Sections

Weather Forecast

Close

Eelpout organizers object to the vehicle restrictions on Leech Lake

Brian Wegscheid drills a hole in the ice to set up a sign at his site for the 37th Annual Eelpout Festival in February 2016 on Leech Lake. Jillian Gandsey | Forum News Service

WALKER Minn.—Organizers of this year's International Eelpout Festival butted heads with the Cass County Sheriff's Office on Monday after the sheriff's office announced restrictictions of vehicle traffic on Walker Bay during the annual event, which will be held Feb. 23-26.

Citing safety concerns, the sheriff's office issued a news release Monday stating that most vehicle traffic will not be allowed on the bay during the festival because of unseasonably warm temperatures and the large number of vehicles. Shortly afterward, festival organizer Jared Olson penned and distributed a letter objecting to the vehicle restrictions.

In the letter, "a couple hundred" of which were sent to businesses in the Walker area, Olson stated that drilling measurements taken over the past week showed that the average thickness of the ice to be 24.1 inches across the festival's primary traffic area. According to the letter, the Cass County Sheriff's Office usually sets 24 inches as the necessary ice thickness for vehicle traffic.

Despite the measurements, the sheriff's office will only allow snowmobiles and class 1 and 2 all-terrain vehicles on the ice between noon Friday, Feb. 24, and 10 a.m. Sunday, Feb. 26. All vehicles must be removed from the ice by noon that Friday, the release said, and violators will be ticketed.

The Cass County Sheriff's Office declined to comment further on the vehicle restrictions.

Olson said he and other business owners are concerned that the vehicle restrictions will hamper attendance, as those who want to use trucks to tow fish houses onto the ice will have to do so by noon on Feb. 24.

The festival drew about 11,000 attendees last year, despite similar vehicle restrictions.

"It definitely hurts attendance," Olson said. "Not a lot of people have the bigger rangers or more expensive vehicles to pull their fish houses out with, so it does hurt the crowd that comes, and they just can't physically get out there."

Though some business owners plan to call or write to the sheriff's office to voice concerns, Olson said they don't anticipate a change to the restrictions. Instead, he hopes to see a more consistent plan put in place for future festivals.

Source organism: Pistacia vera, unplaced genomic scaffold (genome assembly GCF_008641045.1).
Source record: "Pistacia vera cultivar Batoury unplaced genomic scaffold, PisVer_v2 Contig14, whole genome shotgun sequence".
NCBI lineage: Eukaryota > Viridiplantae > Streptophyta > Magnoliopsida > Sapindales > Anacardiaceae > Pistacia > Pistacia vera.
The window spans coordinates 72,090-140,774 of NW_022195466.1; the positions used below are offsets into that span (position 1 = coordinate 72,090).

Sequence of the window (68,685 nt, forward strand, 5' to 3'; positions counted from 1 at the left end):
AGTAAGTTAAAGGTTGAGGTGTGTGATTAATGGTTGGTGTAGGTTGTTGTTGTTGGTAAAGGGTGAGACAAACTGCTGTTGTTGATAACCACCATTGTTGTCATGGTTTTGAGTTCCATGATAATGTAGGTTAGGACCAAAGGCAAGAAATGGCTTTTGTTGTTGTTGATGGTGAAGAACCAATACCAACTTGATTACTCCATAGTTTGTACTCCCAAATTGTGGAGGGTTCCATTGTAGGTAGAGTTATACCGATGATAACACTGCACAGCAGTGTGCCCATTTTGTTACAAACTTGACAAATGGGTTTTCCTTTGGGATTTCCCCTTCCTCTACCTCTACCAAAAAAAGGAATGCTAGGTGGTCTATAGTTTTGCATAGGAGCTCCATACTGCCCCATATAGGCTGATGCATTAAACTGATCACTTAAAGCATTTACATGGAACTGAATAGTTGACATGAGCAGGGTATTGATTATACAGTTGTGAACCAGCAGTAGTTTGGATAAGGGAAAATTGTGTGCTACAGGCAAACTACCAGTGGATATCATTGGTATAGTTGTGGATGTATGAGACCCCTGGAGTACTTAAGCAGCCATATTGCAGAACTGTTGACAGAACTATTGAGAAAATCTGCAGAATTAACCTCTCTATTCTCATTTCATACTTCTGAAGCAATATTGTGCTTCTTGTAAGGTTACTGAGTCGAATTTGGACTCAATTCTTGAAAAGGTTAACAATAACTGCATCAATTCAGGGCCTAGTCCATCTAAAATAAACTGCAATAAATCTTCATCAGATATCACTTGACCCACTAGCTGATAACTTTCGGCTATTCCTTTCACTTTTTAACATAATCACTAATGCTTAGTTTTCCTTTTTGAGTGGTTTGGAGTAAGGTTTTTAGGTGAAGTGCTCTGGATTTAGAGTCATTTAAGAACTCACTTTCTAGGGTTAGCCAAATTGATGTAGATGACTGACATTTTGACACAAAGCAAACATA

"We'd like a plan in place for following years that isn't just a shoot-by-the-hip kind of decision," Olson said.

A Facebook comment that appeared to be from the Cass County Sheriff's Office added another layer to the controversy later Monday. A screenshot showed a comment from the office's Facebook page that read: "Warm for the next two weeks, I believe. It'll be a slushy mess. The ice fishermen will still be able to drive to their houses. Just the drunks will have to walk."

In a Facebook message, a data entry clerk for the sheriff's office confirmed that he had intended to post the comment from his personal page but mistakenly posted it from the sheriff's office's account. He added that the comment was his own opinion and not that of the sheriff's office.

Olson said that, for the second year in a row, festival attendees will be allowed to drive onto the ice until noon Friday, then remove their vehicles and park in Walker.

"I think the restrictions are going to remain in place," Olson said. "The people that can get out early will still come and we'll still have a great event."

This is not the first time Eelpout has been at odds with Cass County.

Post-festival cleanup has historically challenged the county. And while things improved after organizers hired a private company to provide and service outhouses during the festival, inmate crews and sheriff's deputies still picked up 900 pounds of trash from the lake in the three days following last year's event.

This year, Olson was given the option to put down a deposit with the county that would cover cleanup, or hire a private company. Olson said Monday he has already hired a private company. Other vendors at the event will also have option to pay the county a deposit or pay Olson for part of the clean-up costs.

Grace Pastoor

Grace Pastoor covers crime, courts and social issues for the Bemidji Pioneer. Contact her at (218) 333-9796 or gpastoor@bemidjipioneer.com

(218) 333-9796
Advertisement
randomness